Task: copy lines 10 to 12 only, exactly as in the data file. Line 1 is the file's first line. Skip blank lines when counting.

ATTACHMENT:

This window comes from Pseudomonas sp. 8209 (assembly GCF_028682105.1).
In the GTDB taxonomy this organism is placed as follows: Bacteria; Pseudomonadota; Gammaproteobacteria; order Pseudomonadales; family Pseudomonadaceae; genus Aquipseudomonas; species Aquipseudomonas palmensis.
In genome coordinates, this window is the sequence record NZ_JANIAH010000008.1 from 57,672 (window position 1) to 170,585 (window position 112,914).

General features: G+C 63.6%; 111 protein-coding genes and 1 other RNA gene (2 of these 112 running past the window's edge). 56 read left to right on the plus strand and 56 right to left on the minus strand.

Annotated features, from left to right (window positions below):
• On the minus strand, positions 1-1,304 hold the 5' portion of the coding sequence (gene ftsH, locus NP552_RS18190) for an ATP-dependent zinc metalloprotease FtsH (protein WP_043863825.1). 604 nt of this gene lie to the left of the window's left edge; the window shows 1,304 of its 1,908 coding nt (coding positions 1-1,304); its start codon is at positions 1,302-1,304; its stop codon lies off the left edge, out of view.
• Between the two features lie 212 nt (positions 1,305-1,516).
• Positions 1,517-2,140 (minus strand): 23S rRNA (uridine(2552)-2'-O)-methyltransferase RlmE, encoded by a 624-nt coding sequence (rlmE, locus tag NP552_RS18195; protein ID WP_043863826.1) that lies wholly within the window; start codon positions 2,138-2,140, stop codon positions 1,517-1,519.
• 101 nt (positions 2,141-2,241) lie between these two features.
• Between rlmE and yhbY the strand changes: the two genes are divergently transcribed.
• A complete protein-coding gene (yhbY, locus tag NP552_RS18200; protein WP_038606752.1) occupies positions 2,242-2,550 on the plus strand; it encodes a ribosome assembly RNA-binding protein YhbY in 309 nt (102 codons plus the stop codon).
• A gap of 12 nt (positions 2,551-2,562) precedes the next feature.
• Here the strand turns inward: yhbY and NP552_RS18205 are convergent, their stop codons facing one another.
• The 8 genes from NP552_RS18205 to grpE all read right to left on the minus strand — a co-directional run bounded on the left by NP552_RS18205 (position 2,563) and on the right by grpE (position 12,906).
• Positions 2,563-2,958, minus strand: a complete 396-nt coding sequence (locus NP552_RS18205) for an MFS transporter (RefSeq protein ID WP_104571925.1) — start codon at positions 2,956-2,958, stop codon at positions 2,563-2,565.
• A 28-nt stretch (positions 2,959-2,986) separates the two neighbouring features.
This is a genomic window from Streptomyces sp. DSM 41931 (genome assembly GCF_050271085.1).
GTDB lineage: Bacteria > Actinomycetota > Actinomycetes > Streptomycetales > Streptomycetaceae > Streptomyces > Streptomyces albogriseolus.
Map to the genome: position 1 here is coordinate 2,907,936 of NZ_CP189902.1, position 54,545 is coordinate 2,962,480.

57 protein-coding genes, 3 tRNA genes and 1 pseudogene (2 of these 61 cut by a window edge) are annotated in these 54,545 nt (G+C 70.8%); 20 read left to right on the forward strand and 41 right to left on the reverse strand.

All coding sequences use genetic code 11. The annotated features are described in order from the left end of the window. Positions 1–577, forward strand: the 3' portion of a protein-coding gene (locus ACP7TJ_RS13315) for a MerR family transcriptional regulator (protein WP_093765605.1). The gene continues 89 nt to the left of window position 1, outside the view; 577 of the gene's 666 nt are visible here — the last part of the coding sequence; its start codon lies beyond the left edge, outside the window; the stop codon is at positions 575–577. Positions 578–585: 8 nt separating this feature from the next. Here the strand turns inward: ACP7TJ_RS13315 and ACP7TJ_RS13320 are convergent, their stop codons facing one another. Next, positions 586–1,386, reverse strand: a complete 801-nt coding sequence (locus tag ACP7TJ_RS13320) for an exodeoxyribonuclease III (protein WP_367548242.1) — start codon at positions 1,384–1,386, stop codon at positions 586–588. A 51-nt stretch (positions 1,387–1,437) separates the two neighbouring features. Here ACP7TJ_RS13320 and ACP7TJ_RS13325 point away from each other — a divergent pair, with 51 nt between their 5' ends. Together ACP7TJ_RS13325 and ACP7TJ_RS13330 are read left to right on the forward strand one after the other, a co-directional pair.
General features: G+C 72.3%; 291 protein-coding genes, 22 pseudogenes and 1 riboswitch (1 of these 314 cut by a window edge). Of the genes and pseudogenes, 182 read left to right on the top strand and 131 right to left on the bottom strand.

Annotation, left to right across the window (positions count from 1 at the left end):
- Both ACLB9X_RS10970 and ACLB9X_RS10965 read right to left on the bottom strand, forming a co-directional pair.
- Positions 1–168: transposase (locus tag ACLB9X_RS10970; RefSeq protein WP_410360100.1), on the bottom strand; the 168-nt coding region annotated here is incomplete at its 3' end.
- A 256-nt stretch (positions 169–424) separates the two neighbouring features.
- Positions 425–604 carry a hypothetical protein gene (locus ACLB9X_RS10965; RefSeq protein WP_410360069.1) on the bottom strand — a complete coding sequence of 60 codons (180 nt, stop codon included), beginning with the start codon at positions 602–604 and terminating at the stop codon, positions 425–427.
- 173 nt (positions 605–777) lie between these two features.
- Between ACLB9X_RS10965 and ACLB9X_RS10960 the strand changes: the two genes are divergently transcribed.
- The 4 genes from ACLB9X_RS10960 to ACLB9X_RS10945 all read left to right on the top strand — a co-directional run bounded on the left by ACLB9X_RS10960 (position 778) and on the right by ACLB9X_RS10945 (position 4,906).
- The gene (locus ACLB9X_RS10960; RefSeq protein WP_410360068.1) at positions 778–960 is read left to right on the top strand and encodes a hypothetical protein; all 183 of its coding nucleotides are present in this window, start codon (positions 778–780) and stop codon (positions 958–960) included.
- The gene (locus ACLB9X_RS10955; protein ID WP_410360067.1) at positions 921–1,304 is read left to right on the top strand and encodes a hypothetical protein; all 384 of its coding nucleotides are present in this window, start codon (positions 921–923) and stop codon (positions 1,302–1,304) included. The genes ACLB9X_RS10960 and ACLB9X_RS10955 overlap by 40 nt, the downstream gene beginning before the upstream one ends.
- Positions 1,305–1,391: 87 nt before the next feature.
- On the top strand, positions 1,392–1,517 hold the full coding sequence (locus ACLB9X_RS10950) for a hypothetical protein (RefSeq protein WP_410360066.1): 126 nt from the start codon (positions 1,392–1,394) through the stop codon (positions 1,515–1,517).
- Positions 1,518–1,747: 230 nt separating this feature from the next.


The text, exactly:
• Between rlmE and yhbY the strand changes: the two genes are divergently transcribed.
• A complete protein-coding gene (yhbY, locus tag NP552_RS18200; protein WP_038606752.1) occupies positions 2,242-2,550 on the plus strand; it encodes a ribosome assembly RNA-binding protein YhbY in 309 nt (102 codons plus the stop codon).
• A gap of 12 nt (positions 2,551-2,562) precedes the next feature.